I was born in Limerick, Ireland. My parents immigrated to the United States when I was very young. I’ve lived in seven different states, but New York City is my home. I’ve been programming since I was ten years old, and I’ve been a professional programmer since I was eighteen. (It’s the only job I’ve ever had.) I started my career at Apple, where I worked on macOS (10.5 through 10.7) and the iWork suite; I left in 2014 to work for a series of startups, where I started writing Haskell professionally.
I’m passionate about a great many things in life. Here is an inexhaustive list thereof:
- Programming languages. Programming languages lie at the intersection between the binary, deterministic, silicon world of computers and the inexact, chaotic, organic world of human consciousness and communication. I believe that all programming languages, no matter how strange or quirky, are worthy expressions of human creativity and expression. I am driven to understand the history and historical impact of programming languages, the capabilities of the languages I use for work and play, and modern developments in programming language theory that will determine the course of future languages.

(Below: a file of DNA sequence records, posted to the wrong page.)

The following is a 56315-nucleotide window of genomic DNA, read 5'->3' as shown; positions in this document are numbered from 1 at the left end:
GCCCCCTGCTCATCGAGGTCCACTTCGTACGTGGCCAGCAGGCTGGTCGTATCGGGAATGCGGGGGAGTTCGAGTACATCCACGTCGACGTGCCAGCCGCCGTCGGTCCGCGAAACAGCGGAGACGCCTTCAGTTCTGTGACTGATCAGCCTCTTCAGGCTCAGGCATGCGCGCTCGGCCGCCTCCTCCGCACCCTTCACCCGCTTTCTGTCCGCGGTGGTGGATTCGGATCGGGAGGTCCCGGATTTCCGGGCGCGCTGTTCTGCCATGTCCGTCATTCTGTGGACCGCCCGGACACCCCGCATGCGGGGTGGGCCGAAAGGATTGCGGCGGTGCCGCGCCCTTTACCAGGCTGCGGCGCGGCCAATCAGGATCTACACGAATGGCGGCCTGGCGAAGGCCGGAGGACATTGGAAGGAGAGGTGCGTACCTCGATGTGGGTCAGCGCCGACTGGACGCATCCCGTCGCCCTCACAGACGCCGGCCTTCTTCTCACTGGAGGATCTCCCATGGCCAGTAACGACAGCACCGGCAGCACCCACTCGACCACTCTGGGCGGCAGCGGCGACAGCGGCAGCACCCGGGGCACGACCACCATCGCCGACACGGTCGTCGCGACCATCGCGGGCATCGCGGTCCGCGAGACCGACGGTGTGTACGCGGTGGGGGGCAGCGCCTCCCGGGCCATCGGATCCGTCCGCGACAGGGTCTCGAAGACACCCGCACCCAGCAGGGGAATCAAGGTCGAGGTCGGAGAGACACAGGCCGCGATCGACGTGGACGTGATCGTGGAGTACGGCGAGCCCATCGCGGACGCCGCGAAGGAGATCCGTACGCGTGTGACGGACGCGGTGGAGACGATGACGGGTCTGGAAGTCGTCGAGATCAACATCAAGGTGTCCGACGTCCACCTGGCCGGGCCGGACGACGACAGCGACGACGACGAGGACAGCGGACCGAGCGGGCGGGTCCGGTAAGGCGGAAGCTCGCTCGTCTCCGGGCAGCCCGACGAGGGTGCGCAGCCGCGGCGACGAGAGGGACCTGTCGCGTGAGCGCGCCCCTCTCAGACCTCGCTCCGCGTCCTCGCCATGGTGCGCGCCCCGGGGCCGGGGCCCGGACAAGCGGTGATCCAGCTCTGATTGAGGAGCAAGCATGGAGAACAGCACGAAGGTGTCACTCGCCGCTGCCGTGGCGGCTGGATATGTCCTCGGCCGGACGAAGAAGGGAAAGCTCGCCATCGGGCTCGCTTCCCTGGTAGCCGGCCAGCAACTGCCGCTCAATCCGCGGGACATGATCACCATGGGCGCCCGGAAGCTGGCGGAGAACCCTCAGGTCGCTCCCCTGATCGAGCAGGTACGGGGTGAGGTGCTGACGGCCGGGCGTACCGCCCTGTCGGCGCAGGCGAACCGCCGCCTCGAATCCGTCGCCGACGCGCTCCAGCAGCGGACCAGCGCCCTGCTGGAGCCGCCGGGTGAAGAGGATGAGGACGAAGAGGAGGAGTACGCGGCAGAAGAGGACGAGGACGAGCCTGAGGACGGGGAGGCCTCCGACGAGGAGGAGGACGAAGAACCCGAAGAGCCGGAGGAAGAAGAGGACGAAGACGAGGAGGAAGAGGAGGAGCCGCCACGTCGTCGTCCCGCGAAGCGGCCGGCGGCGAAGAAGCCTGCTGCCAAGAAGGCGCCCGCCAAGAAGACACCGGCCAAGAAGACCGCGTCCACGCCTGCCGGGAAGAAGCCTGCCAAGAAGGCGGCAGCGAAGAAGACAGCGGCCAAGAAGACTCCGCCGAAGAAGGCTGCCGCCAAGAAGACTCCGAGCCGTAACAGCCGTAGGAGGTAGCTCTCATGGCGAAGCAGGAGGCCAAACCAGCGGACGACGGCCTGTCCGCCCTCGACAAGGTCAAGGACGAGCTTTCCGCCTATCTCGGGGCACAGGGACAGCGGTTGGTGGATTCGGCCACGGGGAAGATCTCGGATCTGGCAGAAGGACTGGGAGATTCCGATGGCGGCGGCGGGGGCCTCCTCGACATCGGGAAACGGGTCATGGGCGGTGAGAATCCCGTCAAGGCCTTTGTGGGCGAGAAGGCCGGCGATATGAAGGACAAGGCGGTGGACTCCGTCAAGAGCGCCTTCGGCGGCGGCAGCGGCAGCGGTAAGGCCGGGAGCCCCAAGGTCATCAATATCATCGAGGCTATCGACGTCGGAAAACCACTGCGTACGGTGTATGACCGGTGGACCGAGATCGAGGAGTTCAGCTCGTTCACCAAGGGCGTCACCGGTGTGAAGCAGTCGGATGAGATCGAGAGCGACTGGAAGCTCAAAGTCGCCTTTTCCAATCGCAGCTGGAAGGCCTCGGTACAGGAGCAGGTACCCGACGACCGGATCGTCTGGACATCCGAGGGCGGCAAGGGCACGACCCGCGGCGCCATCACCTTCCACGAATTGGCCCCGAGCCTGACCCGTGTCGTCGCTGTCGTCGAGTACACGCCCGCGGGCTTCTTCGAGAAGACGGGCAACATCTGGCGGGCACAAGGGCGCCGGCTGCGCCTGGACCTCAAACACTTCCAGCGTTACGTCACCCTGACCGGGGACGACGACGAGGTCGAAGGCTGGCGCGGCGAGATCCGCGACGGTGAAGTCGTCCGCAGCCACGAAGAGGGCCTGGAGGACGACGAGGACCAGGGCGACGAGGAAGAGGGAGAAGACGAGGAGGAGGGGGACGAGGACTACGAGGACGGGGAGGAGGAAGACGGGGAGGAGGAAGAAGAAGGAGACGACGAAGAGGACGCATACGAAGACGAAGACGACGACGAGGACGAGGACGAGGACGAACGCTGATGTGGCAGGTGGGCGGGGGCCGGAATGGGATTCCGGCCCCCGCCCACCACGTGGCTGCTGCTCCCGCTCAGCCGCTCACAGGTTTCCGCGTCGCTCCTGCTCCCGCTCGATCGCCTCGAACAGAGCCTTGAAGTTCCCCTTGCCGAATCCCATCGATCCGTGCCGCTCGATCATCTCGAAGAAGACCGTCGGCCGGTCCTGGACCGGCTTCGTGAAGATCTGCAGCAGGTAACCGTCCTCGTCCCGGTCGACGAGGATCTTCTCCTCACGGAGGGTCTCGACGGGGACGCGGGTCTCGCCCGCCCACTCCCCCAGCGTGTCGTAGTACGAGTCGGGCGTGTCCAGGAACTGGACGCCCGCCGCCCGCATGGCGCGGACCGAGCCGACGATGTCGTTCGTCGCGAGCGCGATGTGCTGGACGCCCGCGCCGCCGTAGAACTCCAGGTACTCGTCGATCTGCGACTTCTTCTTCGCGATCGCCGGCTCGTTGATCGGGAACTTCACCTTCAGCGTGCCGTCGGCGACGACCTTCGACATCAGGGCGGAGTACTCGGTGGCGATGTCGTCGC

- Functional programming. FP is an inexact concept, one that means many things to many people. To me, functional programming is the practice of applying mathematical formalisms to real-world programming problems. My experience in industry has convinced me that a declarative, rather than imperative, approach to program design makes it easier to deliver reliable, predictable software artifacts to the world at large. I use the functional programming language Haskell to provide me with an elegant and powerful vocabulary for expression functional programs.
- Open source. I contribute to several open-source projects, the most notable of which are
fused-effects, an effect system for Haskell. I also work on a bunch of other projects. Though I don’t think that an open-source license makes a piece of software a priori good, I think that open-source can and should be used to marshal against the effects of capitalism. I care about the evolution of ethical software licenses.
- Emacs. I think that Emacs, for all its flaws, is one of the great achievements in all software. I spend all day inside Emacs and have spent more than a decade fine-tuning my setup.
- Mental health advocacy. I live with type-1 bipolar disorder. Mine is well-managed, but I believe it’s a moral imperative to provide free, universally-accessible mental health (and physical health) treatment to everyone who needs it.
- Rap. I owe much of who I am to the visionaries and luminaries who’ve used their music to give me a window into their world.
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